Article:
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Keep it down – The importance of noise control in your plant

A look at the risks of noise in manufacturing.

November 24, 2022  By Rick Farrell

Workers in manufacturing settings can get used to high levels of noise. But extended exposure over time can permanently injure their hearing. There are measures you can take to protect them photo: © RGtimeline / Adobe Stock

Hazardous noises are among the most common dangers for workers worldwide. An estimated 20 percent of workers around the globe are exposed to hazardous noises (over 85 decibels). Workers in the manufacturing, mining and construction sectors have the highest risk of exposure to dangerous noises and hearing loss, but there are cases of it in every work sector. Even typical office environments can be noisy, especially when equipment such as high-capacity printers are running and high-pitched phones are ringing. 

Not a new problem
Extremely loud noises have been recognized as a danger to humans for a very long time. Still, the boom in industrialization in the 1800s brought a new level of hazardous noises to the entire world. 

There aren’t many natural noises that can cause hearing loss in humans, but as machinery and technology rapidly developed during the 19th and 20th centuries, machinery in the manufacturing sector got exponentially louder. 

Many soldiers returned from World War II with partial or total hearing loss from the noise levels of the guns and explosives used in combat. But it wasn’t until after the war that systematic efforts began to prevent hearing loss among soldiers. In 1956 the U.S. Air Force issued updated regulations on noise-induced hearing loss (NIHL). They specified the seven components of effective hearing loss prevention, which are still recognized today. 


Insidious and gradual
Hazardous noises can result in partial hearing loss, permanent hearing loss, or temporary hearing loss, depending on the severity and duration of the noise. Very loud noises can actually kill a person’s ability to hear.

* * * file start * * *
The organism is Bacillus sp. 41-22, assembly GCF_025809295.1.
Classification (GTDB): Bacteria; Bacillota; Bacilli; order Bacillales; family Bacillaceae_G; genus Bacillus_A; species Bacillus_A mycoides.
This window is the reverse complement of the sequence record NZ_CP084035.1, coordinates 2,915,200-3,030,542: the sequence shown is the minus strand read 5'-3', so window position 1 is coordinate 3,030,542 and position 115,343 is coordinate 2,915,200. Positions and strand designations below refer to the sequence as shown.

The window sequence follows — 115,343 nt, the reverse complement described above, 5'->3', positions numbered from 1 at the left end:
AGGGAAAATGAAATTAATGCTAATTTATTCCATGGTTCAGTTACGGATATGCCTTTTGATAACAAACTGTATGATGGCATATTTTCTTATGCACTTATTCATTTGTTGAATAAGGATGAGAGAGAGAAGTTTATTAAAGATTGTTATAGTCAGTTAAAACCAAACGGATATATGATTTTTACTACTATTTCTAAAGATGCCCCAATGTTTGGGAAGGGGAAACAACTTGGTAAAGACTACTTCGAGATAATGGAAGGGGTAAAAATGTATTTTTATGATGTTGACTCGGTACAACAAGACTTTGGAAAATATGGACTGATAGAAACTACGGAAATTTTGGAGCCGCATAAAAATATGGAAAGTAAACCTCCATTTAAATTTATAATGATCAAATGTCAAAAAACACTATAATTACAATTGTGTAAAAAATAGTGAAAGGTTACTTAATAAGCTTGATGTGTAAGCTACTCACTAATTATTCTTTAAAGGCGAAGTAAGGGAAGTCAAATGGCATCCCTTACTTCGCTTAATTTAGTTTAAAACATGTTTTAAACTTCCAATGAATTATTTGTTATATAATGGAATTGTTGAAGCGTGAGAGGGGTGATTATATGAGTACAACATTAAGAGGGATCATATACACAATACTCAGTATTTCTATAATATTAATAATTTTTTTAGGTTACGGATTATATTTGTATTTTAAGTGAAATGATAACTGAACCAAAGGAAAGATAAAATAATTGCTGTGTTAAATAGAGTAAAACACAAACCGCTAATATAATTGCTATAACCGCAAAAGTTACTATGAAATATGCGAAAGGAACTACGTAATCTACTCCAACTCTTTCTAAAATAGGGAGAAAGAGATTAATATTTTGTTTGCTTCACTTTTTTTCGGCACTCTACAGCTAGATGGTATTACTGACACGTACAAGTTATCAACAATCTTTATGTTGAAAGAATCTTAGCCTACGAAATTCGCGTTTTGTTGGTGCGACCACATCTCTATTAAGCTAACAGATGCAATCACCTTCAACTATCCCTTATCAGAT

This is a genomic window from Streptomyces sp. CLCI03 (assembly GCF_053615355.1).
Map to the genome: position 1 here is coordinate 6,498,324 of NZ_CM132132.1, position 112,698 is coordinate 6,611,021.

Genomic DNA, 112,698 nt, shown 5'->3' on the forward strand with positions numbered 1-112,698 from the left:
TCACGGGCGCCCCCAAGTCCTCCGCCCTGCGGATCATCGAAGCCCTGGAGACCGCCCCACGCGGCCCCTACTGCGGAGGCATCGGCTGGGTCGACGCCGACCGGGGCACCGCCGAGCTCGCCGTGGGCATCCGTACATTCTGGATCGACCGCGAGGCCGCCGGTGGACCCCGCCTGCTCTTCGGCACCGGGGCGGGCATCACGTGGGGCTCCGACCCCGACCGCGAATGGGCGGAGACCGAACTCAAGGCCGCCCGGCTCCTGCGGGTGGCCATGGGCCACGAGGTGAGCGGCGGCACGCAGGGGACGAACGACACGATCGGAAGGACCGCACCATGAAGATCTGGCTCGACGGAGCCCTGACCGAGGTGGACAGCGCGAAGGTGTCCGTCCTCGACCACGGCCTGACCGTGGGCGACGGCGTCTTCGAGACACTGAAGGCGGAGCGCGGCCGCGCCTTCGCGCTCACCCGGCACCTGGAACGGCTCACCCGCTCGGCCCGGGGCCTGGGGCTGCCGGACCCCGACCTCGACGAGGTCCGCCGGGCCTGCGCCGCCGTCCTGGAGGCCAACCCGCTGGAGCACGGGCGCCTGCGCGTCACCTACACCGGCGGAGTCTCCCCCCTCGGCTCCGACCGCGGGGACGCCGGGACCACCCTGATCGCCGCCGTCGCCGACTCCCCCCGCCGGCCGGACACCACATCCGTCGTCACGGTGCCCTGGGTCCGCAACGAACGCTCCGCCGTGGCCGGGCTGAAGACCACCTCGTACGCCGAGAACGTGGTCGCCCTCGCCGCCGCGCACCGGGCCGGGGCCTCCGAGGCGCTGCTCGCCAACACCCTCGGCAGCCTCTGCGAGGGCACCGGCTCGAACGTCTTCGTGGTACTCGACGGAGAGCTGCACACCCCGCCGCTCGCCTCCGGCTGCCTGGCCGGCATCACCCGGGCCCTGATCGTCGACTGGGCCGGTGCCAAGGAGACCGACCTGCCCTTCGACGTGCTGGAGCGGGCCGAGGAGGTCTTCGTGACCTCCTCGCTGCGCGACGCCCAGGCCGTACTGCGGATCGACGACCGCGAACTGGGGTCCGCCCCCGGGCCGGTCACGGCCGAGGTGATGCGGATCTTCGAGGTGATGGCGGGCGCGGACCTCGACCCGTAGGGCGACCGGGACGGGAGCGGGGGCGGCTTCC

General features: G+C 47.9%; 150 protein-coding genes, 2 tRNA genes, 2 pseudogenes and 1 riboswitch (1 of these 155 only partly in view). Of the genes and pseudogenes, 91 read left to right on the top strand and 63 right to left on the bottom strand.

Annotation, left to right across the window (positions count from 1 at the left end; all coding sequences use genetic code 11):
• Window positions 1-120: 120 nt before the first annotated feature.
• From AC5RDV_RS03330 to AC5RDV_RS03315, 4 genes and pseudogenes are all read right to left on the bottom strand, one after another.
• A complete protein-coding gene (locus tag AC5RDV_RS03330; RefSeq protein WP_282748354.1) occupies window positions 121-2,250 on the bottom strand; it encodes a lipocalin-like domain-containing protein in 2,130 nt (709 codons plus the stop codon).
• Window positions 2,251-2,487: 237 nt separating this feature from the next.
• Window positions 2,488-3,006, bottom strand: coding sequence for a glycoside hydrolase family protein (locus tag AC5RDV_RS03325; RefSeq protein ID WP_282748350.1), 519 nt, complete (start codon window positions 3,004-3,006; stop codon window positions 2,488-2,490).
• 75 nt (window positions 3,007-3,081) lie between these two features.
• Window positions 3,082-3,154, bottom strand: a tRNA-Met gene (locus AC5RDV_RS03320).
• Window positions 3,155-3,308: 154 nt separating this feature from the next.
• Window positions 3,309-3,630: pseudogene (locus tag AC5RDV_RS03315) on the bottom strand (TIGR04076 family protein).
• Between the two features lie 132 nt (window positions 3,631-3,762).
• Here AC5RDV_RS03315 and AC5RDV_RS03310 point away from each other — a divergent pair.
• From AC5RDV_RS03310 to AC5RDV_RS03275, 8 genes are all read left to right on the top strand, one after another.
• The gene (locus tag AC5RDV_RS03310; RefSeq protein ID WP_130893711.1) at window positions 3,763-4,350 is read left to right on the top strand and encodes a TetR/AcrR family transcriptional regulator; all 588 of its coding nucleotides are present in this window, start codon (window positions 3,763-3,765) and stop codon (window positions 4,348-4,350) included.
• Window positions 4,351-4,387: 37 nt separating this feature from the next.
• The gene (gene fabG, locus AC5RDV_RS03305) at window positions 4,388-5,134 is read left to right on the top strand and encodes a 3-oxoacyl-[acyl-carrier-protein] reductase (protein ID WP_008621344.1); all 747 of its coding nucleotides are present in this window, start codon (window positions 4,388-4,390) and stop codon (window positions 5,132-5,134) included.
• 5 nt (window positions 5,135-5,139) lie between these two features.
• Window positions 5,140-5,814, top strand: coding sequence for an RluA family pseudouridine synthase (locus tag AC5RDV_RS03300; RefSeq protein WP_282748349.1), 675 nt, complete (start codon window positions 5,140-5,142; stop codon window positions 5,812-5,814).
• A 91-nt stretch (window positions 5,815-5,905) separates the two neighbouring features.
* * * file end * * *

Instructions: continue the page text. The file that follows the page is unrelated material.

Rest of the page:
Humans can hear because of the tiny, fine hairs in the inner ear, but hazardous noises are capable of destroying those fine hairs when they enter the inner ear. Therefore, the more often someone is exposed to hazardous noises, the more extreme the noise is, or the higher the person’s cumulative exposure time is, the more likely they will experience noise-induced hearing loss.

NIHL is a permanent injury, meaning no surgery or aid can help correct the hearing loss. In many workplaces, someone may be experiencing NIHL and not even know it, which can lead to significant hearing loss over their career without the worker even realizing it. It can also put their coworkers at risk and can be a safety hazard. Even in cases where there are only temporary effects, such as ringing of the ears or headaches, repeated cases of that noise level will eventually start to cause permanent hearing loss.

Mostly manufacturing
According to the National Occupational Research Agenda, more than 72 percent of cases of noise-induced hearing loss occur in the manufacturing sector. The U.S. Census Bureau defines the manufacturing sector as industries that have been given a North American Industry Classification Number of 31, 32 or 33. 

These industries all manufacture products. Some of the more prominent sectors in the manufacturing industries are: beverages, tobacco, food, wood, metals, transportation, furniture and the chemical industry. Workers in these industries should take extra safety precautions to protect their hearing.